It’s Time We All Saw Ourselves in Black Women

It is by centering Black women that we get to meet the needs of all.

The Juneteenth Festival Celebration hosted by Black on the Block at Los Angeles Center Studios on June 16, 2024, in Los Angeles. (Kayla Oaddams / Getty Images)

When I speak about the critical need to center Black women’s joy and liberation in our quest to build a truly inclusive economy, I often get the inevitable question from a non-Black person of color: “But what about my people? Aren’t you being exclusionary?”

I’m never surprised by the question. Rather it reminds me time and time again how white supremacy has hardwired us to believe that Black people are different from the rest of us, further driving the false narrative that our struggles are not connected. Instead, we play the oppression Olympics and fail to see how anti-Blackness impacts all people of color. This is the trap that white supremacist thinking lays for us, and it’s imperative for our collective liberation for us to recognize it and do the work to overcome it, especially for younger generations who are facing an unhinged conservative attack on racial and gender justice gains older generations were able to obtain.

Previously, I worked on creating equitable K-12 schools and after-school programs. I had a strong focus on English Language Learners and would speak and write about how they are often misunderstood, ignored and/or overlooked, making it essential that all educators understand how to meet their needs. No one ever questioned my focus or thought it to be exclusionary. I never heard, “But why English Language Learners?” I assume it’s because it sounds absolutely ridiculous and embarrassingly racist.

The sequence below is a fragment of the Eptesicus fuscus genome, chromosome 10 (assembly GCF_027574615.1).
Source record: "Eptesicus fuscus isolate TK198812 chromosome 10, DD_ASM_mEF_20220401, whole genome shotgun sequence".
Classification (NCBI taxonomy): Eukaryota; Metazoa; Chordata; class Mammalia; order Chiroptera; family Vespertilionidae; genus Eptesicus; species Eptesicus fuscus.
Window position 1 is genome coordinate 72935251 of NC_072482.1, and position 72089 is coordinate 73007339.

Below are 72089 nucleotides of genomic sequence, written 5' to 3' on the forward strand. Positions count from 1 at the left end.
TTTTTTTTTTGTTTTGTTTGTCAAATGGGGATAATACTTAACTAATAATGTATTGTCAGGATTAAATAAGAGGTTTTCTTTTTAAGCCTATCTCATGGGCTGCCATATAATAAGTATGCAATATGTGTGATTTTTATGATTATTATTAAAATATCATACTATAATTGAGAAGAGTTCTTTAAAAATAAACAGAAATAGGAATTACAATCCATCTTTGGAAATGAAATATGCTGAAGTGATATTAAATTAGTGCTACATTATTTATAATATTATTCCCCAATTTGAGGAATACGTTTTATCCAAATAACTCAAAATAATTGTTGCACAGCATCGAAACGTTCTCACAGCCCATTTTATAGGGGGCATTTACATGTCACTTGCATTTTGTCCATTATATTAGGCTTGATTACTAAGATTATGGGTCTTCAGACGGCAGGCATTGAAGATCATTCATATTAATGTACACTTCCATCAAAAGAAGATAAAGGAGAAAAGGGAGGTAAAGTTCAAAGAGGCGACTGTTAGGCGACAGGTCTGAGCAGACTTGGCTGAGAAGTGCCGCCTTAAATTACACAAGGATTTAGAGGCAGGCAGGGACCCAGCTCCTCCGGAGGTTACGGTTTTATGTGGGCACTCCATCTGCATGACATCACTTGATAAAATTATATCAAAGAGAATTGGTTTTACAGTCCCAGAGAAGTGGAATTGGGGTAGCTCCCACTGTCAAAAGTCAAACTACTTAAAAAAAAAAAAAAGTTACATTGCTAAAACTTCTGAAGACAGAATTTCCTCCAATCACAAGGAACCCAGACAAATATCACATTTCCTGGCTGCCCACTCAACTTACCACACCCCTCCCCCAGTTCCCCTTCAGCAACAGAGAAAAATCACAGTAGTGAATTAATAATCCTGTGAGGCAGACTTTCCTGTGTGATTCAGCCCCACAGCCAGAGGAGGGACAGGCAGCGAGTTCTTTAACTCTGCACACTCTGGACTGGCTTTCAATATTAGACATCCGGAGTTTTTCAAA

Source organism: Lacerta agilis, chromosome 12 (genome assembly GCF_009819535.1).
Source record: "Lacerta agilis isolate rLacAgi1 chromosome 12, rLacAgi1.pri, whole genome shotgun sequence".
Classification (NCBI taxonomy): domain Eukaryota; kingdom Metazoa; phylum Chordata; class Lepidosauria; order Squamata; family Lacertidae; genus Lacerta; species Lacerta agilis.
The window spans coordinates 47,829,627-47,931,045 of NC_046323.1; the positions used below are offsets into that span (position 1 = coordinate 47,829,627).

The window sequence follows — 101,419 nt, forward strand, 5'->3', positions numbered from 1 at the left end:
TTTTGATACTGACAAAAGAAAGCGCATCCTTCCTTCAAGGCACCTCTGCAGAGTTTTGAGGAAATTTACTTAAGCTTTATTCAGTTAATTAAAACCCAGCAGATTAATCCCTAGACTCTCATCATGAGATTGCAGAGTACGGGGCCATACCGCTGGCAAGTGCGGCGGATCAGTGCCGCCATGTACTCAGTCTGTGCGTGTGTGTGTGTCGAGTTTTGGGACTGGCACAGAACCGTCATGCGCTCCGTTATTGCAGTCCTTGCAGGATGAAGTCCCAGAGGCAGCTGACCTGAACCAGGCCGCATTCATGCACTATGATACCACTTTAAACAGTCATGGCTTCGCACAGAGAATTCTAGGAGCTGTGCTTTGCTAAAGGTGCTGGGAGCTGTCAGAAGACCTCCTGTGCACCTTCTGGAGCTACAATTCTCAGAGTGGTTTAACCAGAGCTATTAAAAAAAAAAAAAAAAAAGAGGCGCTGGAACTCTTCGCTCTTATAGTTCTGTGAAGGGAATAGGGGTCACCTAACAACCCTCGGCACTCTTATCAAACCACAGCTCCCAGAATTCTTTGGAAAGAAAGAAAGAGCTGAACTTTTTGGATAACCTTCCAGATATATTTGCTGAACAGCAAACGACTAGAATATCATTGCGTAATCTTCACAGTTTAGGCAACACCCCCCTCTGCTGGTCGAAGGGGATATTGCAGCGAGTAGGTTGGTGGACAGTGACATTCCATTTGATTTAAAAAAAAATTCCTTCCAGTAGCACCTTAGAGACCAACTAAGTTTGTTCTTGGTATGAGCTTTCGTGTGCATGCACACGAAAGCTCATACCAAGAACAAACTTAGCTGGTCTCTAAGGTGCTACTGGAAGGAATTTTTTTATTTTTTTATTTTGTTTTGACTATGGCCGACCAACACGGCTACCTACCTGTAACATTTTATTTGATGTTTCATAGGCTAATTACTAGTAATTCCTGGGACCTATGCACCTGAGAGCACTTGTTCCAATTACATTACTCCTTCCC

Now, however, when I speak about combating anti-Blackness and creating an economy that nourishes Black women as a pathway for economic justice for all in my work at the Maven Collaborative, I often get the question: What about Latinos and Latinas? Asian people? The Indigenous?

The very fact that people feel compelled to ask the question is exactly why it’s so important to talk about anti-Blackness specifically.

The answer is varied. First, it is a matter of equity, particularly for young people. Black women in their 20s have nearly three times the debt of their white female counterparts. But it goes far beyond just economics; non-Black people have been taught to never see ourselves through the humanity of Black people. We have been conditioned to distance ourselves from Black people and never make the connection that our liberation is tied to Black people’s liberation. We don’t want to acknowledge how anti-Blackness is a part of all of our communities because it makes us uncomfortable and calls out deep-seated racism within our people. Yet, if we aren’t explicit in our solidarity and calling out anti-Blackness in our communities, we perpetuate the problem.

White supremacy has hardwired us to believe that Black people are different from the rest of us, further driving the false narrative that our struggles are not connected.

Colorism in non-Black communities runs rampant, and studies show that darker-skinned Asians and Latinos fare worse in education, health and the labor market. The skin whitening industry thrives in Asian markets as beauty standards teach us that the darker we are, the uglier we are. In her book Racial Innocence: Unmasking Latino Anti-Black Bias and the Struggle for Equality, Tanya Katerí Hernández wrote about how Latinos believe that rising up the social hierarchy “is entangled with denigrating Blackness as a device for performing Whiteness.” This is how anti-Blackness lives in our communities and reinforces a disconnect from Black people.

Anti-Black narratives also shape our economy, which is why care work is so undervalued and underpaid.